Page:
Control and optimization of solute transport in a thin porous tube
KAUST Grant NumberKUK-C1-013-04
MetadataShow full item record
AbstractPredicting the distribution of solutes or particles in flows within porous-walled tubes is essential to inform the design of devices that rely on cross-flow filtration, such as those used in water purification, irrigation devices, field-flow fractionation, and hollow-fibre bioreactors for tissue-engineering applications. Motivated by these applications, a radially averaged model for fluid and solute transport in a tube with thin porous walls is derived by developing the classical ideas of Taylor dispersion. The model includes solute diffusion and advection via both radial and axial flow components, and the advection, diffusion, and uptake coefficients in the averaged equation are explicitly derived. The effect of wall permeability, slip, and pressure differentials upon the dispersive solute behaviour are investigated. The model is used to explore the control of solute transport across the membrane walls via the membrane permeability, and a parametric expression for the permeability required to generate a given solute distribution is derived. The theory is applied to the specific example of a hollow-fibre membrane bioreactor, where a uniform delivery of nutrient across the membrane walls to the extra-capillary space is required to promote spatially uniform cell growth. © 2013 American Institute of Physics.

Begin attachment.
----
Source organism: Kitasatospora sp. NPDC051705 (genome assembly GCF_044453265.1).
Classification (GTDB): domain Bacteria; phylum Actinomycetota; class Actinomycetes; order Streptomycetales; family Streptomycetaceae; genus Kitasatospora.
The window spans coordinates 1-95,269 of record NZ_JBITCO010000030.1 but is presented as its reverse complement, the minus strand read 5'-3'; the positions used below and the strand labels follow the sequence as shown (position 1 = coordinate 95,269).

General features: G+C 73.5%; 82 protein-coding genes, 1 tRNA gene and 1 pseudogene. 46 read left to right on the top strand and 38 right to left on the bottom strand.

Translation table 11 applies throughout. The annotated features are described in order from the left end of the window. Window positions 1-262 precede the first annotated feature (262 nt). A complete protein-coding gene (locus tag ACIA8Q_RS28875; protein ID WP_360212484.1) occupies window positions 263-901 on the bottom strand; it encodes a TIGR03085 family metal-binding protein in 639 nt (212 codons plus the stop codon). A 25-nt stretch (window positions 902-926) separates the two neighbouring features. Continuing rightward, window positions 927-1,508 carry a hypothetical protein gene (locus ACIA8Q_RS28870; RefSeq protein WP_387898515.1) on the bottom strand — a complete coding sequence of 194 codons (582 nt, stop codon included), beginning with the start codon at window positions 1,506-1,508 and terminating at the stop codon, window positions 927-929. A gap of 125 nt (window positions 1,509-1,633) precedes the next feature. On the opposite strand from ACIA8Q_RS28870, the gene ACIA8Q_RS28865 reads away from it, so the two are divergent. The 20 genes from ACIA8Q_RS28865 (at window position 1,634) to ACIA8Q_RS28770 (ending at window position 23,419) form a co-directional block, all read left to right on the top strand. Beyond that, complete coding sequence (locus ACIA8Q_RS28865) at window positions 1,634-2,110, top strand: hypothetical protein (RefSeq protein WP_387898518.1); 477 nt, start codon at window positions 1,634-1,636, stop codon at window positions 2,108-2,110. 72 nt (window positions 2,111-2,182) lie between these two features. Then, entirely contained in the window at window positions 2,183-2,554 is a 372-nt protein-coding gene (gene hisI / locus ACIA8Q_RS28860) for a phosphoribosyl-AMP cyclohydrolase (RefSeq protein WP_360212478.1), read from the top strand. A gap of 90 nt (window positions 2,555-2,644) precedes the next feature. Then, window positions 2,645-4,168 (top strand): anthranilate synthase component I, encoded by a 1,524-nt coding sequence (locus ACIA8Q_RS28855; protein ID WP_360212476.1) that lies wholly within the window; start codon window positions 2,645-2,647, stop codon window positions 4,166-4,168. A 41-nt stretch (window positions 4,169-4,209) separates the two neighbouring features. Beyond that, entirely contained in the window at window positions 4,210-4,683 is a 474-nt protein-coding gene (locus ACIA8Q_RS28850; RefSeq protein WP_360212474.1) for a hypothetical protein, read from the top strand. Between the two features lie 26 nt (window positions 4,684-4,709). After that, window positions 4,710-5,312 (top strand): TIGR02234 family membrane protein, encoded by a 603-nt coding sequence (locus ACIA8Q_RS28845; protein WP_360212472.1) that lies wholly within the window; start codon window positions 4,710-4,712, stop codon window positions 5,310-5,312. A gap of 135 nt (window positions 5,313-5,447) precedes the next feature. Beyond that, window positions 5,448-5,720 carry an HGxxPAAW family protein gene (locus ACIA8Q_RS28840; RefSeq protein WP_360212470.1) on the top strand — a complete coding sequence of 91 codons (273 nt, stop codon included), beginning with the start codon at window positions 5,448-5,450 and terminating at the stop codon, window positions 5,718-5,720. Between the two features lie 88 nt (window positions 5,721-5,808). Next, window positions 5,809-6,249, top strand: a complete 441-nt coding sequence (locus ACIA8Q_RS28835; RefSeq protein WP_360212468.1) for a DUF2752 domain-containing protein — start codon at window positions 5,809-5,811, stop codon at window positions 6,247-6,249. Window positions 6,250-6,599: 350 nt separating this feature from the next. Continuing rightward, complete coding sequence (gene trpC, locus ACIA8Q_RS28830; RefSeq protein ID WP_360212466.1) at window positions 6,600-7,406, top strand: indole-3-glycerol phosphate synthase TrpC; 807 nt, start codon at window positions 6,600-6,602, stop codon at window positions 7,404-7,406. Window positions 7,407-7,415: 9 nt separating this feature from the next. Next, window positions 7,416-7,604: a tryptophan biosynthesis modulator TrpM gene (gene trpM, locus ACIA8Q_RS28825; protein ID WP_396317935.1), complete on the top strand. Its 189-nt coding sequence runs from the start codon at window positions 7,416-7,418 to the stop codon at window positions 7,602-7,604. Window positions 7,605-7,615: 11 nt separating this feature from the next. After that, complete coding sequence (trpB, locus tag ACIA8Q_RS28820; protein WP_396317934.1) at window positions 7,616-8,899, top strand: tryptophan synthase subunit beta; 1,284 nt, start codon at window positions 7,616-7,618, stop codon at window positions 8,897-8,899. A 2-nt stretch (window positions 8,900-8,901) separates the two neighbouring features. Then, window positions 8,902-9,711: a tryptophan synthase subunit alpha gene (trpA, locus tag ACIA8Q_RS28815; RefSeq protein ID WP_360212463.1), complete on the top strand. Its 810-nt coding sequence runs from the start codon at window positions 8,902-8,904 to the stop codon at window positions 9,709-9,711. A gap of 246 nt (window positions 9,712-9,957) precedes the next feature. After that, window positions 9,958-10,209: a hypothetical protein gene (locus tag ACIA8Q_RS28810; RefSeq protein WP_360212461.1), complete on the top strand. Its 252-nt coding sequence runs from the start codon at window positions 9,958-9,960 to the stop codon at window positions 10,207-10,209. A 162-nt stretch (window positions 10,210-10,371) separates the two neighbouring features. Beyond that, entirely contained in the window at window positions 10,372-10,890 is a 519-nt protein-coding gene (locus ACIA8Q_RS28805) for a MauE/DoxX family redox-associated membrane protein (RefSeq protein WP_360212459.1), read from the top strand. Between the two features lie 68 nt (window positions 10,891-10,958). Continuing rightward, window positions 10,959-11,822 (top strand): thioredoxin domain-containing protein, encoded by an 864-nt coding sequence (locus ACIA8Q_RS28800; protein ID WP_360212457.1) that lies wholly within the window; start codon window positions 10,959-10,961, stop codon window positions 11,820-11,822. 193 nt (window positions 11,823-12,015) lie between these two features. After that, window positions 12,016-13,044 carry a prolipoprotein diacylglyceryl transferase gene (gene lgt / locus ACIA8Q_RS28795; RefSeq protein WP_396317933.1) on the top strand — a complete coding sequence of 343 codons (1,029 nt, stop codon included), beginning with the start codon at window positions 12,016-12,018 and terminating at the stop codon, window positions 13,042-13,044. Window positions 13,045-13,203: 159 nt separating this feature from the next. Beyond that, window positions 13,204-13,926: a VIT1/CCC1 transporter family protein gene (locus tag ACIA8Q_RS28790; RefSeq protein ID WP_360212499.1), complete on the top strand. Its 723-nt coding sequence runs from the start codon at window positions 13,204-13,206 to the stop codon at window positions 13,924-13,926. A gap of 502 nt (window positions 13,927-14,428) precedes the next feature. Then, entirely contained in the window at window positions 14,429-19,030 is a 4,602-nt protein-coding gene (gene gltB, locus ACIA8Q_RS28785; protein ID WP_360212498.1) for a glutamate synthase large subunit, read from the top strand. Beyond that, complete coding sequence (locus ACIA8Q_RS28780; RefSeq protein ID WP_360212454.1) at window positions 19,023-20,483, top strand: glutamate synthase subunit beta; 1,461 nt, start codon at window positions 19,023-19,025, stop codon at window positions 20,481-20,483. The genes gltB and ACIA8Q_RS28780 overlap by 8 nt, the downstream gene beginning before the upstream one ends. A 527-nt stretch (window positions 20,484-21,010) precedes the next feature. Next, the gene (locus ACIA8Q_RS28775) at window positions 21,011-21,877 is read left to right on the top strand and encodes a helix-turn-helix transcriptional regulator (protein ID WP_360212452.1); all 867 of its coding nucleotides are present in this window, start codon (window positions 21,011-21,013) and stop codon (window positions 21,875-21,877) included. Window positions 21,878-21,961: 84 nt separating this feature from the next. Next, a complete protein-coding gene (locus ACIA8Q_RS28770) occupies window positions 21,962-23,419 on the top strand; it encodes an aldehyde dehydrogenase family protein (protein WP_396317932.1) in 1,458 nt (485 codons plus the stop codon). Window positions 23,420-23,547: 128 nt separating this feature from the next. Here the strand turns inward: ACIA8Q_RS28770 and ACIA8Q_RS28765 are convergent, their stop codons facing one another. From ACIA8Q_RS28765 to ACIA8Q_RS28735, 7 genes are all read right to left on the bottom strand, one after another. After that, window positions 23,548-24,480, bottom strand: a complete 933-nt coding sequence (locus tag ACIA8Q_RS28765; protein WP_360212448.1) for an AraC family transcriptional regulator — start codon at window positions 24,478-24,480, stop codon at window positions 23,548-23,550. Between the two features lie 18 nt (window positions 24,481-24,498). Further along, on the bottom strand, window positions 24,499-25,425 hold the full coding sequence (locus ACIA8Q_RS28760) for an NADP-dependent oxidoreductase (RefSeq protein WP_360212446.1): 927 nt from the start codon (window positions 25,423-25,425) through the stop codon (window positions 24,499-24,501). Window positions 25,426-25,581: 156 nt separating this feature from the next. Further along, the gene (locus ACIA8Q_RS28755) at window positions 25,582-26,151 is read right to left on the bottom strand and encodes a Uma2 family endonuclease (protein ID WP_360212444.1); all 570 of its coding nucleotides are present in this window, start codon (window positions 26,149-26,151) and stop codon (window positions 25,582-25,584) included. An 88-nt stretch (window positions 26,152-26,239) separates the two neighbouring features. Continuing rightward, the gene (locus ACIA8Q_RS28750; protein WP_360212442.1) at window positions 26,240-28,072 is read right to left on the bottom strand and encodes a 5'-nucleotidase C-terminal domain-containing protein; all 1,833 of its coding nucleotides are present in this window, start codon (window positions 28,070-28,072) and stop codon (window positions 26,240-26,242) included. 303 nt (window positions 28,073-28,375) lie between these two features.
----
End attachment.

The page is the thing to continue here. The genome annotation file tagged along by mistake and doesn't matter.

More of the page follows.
CitationGriffiths IM, Howell PD, Shipley RJ (2013) Control and optimization of solute transport in a thin porous tube. Phys Fluids 25: 033101. Available: http://dx.doi.org/10.1063/1.4795545.
SponsorsThis publication is based on work partially supported by Award No. KUK-C1-013-04, made by King Abdullah University of Science and Technology (KAUST). The authors gratefully acknowledge helpful discussions with Dr. Y. Davit, Dr. M. Taroni, Dr. D. Vella, and Professor H. A. Stone.
JournalPhysics of Fluids
CollectionsPublications Acknowledging KAUST Support
Except where otherwise noted, this item's license is described as Open Access under a CC-BY License.